Given these overall board responsibilities, how might a director with a ‘human resources’ brief and expertise add value to the performance of the company’s board, and through the board to the company as a whole?
First, he or she could be expected to focus on the board’s management of its own performance. This would mean more than an interest in whether the board is following the letter of the corporate governance code.
It would also mean working with the chairman and other directors to ensure the spirit of the code is being pursued, that is ‘that the company’s obligations to its shareholders and others are understood and met’. Typically, this might involve shaping the company’s strategic aims, values and standards, so that they respect and reflect aspirations that encourage people to give their best. It also means contributing to decisions about board appointments, about how to make the board’s own people management processes most effective, and about how to review the board’s own performance to best effect.
Second, such a director could be expected to focus on the threats and opportunities people can create. More specifically, he or she might focus on ensuring that the company’s framework for assessing and managing risk pays enough attention to the opportunities and threats that can arise from the behaviour of people, and particularly behaviour generated by their relationships with their managers.
Third, this director could be expected to focus on the successful implementation of business strategies and plans. This would mean bringing to bear an understanding of why up to 90% of change initiatives fail to achieve some or all of their objectives, and why the majority of mergers and acquisitions fail to create value. It could also mean stewarding the creation of an ‘organisation and management’ review process that is fully integrated with the business planning processes of the company.
Fourth, he or she could be expected to focus on ensuring that the company has the essential basics of organisation and people management in place.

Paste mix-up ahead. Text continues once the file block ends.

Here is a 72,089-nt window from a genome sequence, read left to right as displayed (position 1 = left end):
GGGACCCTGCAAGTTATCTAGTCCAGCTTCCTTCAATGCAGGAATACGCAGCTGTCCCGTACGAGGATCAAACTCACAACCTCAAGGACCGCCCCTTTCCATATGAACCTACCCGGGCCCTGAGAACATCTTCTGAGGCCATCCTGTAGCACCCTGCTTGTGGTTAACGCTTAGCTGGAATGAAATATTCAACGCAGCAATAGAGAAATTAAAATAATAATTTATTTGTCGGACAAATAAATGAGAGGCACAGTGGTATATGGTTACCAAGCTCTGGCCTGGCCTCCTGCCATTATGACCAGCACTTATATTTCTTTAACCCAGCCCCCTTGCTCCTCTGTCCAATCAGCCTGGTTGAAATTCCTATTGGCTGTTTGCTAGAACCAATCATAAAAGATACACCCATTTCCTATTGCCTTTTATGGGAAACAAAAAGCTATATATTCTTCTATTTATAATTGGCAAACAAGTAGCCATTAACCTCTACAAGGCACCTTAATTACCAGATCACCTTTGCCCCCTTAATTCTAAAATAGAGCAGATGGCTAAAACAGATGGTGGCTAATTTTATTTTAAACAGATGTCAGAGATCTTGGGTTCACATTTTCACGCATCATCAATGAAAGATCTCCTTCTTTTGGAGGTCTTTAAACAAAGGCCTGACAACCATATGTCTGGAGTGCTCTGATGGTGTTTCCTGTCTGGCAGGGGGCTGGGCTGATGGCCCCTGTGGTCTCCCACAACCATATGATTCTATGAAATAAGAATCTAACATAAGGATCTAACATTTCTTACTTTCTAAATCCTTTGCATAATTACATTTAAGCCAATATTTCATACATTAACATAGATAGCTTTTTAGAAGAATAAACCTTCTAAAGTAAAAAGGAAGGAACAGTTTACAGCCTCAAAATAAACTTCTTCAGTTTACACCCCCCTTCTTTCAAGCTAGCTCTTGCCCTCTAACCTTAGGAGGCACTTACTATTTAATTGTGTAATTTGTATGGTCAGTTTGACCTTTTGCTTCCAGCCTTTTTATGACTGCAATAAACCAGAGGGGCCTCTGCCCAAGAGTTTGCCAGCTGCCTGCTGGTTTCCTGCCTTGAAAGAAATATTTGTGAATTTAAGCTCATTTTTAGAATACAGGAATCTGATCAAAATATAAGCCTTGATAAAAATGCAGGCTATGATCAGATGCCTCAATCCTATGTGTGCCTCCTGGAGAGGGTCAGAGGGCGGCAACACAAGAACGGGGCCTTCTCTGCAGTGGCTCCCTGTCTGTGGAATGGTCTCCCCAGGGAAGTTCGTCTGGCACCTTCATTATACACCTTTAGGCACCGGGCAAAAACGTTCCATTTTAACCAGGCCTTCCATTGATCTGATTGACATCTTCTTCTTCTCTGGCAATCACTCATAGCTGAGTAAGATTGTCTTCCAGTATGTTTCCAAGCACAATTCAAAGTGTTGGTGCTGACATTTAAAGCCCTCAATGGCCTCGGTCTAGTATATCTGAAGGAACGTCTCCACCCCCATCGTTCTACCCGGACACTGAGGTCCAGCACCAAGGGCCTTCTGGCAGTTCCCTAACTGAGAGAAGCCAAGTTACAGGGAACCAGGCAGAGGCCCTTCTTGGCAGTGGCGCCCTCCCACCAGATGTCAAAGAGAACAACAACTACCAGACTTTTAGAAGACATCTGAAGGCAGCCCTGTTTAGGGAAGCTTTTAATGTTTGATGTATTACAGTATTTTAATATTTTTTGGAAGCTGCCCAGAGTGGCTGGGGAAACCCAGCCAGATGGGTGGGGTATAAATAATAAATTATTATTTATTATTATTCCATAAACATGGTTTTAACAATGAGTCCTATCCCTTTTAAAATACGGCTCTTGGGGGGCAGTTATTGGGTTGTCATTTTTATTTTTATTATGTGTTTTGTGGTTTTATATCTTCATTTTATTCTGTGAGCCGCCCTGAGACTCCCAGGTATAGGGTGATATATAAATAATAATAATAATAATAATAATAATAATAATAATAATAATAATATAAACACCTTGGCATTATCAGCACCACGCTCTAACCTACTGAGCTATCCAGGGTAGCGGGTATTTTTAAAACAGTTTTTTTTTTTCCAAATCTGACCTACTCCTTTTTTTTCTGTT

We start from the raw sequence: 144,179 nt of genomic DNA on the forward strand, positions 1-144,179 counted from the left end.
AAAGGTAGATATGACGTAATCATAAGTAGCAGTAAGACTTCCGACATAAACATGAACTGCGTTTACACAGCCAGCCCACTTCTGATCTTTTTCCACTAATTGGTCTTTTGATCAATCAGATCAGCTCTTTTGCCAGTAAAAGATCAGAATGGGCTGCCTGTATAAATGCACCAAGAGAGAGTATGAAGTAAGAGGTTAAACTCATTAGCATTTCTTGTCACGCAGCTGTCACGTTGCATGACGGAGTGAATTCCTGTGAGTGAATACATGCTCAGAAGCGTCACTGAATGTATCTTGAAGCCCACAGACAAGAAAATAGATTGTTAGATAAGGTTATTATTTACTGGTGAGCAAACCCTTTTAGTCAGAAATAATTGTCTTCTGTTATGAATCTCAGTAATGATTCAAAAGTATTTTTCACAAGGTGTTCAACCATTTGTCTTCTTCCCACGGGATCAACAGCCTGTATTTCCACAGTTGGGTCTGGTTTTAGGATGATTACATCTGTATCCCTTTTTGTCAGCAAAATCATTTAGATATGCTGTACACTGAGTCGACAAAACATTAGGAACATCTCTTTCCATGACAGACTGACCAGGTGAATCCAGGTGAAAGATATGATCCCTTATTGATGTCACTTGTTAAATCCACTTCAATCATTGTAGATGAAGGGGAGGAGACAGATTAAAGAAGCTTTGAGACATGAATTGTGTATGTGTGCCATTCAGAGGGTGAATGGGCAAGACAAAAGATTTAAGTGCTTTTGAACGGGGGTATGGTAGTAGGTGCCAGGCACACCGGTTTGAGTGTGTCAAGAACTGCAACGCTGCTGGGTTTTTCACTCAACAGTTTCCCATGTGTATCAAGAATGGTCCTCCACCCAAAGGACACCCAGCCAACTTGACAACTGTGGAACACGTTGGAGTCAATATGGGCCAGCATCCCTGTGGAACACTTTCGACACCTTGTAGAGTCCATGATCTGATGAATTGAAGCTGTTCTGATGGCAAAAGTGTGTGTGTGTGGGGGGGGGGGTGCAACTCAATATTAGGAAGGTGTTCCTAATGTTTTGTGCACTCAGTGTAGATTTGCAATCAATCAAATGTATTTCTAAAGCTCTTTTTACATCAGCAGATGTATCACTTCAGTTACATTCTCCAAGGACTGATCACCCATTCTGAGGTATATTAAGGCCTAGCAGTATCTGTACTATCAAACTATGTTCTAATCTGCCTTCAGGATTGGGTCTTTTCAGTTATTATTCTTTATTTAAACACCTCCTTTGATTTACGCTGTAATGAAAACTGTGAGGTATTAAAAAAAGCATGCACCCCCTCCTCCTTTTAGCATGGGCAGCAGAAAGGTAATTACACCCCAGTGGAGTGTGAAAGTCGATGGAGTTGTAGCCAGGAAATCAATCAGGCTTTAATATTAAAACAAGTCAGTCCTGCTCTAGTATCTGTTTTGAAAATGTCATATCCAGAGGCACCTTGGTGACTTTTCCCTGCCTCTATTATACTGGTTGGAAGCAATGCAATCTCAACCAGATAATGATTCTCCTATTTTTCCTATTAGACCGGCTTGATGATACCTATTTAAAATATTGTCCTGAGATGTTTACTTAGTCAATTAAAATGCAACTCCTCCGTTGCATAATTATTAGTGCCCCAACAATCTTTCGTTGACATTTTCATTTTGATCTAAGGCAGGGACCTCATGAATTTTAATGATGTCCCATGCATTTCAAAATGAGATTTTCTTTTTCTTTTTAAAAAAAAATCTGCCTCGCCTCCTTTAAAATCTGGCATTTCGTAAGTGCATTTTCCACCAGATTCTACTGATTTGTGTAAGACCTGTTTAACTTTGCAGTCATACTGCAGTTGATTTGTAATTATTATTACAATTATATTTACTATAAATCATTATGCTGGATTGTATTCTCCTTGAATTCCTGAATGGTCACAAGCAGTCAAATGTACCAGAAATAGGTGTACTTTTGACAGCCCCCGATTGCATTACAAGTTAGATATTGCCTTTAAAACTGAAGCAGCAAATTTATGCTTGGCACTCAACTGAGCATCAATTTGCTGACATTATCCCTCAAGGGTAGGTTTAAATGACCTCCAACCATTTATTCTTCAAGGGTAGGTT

Extensive research has repeatedly shown that the pace and scale of improvement in productivity and business performance depends on the use of a number of key human resources practices. But most companies do not yet use the majority of these practices. This director could be expected to champion the identification and implementation of these practices that are key.
But here’s a word of caution. Just being there, on the board, isn’t enough.
The board must be able to use the expertise of all its members. If a director is not seen by other board members as adding value, this is an important signal to the chairman – and indeed to investors: the way the board is managing itself leaves something to be desired.
- Nickie Fonda, strategy and business development adviser at the Chartered Institute of Personnel and Development.
Does Darwin's theory apply to taxation? Colin ponders...
The EC has been instructed to draft a European Union (EU) directive authorising an EU financial transaction tax, which would apply to ten of the EU’s 28 member states
Accountancy watchdog the FRC has dropped its investigation into the former chief financial officer of Tesco, nearly two years after the supermarket was engulfed in an accounting scandal
Colin imagines how Apple's logo might change in the wake of the EC's ruling over its Irish tax arrangements